Assessing the influence of low head weirs and low head ‘on weir’ hydropower on the phytobenthic biofilm

O'Keefe, Laura (2017) Assessing the influence of low head weirs and low head ‘on weir’ hydropower on the phytobenthic biofilm. PhD thesis, UNSPECIFIED.

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In recent years there has increased interest in low head ‘on weir’ hydro across the UK. This directly corresponds to carbon reduction targets, renewable energy targets and financial incentives directed at renewable energy generating schemes. Despite increased interests, current understandings of the aquatic implications of low head ‘on weir’ hydro are unclear and not one in field investigation has been carried out at an existing scheme. Yet with important environmental legislation preventing the deterioration of ecological river quality, mainly the Water Framework Directive (WFD), there is an urgent need to improve current understandings. Fundamentally low head ‘on weir’ hydropower is a human activity that could potentially alter the aquatic environment, change natural biotic communities and cause failure to comply with WFD targets. On the other hand, as low head ‘on weir’ schemes are fitted on existing weirs which have already potentially altered the aquatic environment, there is the chance that adding a hydro scheme to a weir could in fact improve the aquatic environment and provide benefits for ecology whilst also providing meaningful amounts of electricity (EA, 2010). The overarching aim of this project was to advance the understanding of how low head ‘on weir’ hydropower can influence physical and chemical habitat condition and the phytobenthic biofilm. In order to achieve the aim, this thesis also investigated how weirs themselves change physical and chemical riverine conditions and the phytobenthic biofilm. To investigate the influence of an existing low head weir on the phytobenthic biofilm comparisons were made between the tail riffle below an existing obsolete weir and riffles upstream and downstream of the weir over time. This design was also replicated for a low head ‘on weir’ hydro scheme. Large scale and small scale spatial surveys were also conducted to explore finer scale spatial patterns below the scheme. There was evidence across this study to suggest that low head ‘on weir’ hydropower is having minimal effects of phytobenthic biomass and community composition. Moreover changes in biomass and community composition were more obvious over time than spatially across sampling locations. There was also evidence to suggest that low head ‘on weir’ hydro schemes can mask the effects of weirs by reducing the proportion of flow over the weir.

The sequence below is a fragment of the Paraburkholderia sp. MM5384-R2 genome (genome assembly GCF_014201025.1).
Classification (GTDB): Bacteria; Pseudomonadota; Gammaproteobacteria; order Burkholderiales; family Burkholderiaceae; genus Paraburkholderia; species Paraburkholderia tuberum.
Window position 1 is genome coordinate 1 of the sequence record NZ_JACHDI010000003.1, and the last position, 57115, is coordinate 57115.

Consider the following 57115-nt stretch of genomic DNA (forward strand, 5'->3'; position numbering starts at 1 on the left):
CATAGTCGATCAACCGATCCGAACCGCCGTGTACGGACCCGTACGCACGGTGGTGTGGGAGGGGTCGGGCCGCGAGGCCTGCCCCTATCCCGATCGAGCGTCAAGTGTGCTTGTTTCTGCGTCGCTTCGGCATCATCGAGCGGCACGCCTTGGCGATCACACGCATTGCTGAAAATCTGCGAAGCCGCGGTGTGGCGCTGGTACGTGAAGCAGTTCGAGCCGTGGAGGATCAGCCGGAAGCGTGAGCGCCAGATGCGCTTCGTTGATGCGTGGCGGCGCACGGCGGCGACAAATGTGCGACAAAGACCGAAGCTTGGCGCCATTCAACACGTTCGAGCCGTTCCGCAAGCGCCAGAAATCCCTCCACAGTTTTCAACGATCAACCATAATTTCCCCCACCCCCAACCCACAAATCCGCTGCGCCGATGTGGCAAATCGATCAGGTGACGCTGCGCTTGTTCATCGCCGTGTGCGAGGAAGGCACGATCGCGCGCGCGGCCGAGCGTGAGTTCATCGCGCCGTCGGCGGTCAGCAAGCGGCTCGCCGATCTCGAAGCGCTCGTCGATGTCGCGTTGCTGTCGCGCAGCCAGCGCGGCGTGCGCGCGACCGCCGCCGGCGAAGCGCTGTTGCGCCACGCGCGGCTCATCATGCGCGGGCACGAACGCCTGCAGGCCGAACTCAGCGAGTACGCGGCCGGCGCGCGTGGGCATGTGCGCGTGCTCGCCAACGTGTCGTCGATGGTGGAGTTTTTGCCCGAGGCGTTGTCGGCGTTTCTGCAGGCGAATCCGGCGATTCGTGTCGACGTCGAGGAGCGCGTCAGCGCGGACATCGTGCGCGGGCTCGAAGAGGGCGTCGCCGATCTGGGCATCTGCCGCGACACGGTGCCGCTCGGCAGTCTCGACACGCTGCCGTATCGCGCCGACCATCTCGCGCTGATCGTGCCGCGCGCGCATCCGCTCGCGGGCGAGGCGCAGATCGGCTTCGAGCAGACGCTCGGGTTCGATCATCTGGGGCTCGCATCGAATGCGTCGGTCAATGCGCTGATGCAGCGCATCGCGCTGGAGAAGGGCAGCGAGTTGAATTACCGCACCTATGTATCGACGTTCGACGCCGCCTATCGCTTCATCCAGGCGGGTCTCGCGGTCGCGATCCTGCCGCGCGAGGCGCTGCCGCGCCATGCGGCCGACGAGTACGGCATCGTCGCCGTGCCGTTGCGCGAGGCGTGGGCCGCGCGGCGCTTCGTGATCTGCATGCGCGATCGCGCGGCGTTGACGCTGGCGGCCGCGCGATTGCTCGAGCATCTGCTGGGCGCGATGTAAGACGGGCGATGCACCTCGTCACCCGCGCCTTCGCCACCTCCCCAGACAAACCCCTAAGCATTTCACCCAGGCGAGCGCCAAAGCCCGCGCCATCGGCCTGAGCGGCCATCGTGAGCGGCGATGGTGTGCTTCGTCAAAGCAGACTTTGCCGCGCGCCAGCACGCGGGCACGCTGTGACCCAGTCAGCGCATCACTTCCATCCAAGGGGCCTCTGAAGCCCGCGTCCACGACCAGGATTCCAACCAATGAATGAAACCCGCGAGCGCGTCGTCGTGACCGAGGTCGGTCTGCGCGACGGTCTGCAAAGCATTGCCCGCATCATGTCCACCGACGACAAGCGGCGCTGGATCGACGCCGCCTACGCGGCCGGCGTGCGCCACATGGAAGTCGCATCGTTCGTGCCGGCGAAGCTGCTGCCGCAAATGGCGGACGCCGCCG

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Thesis (PhD)
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24 Nov 2017 10:58
Last Modified:
22 Sep 2023 00:55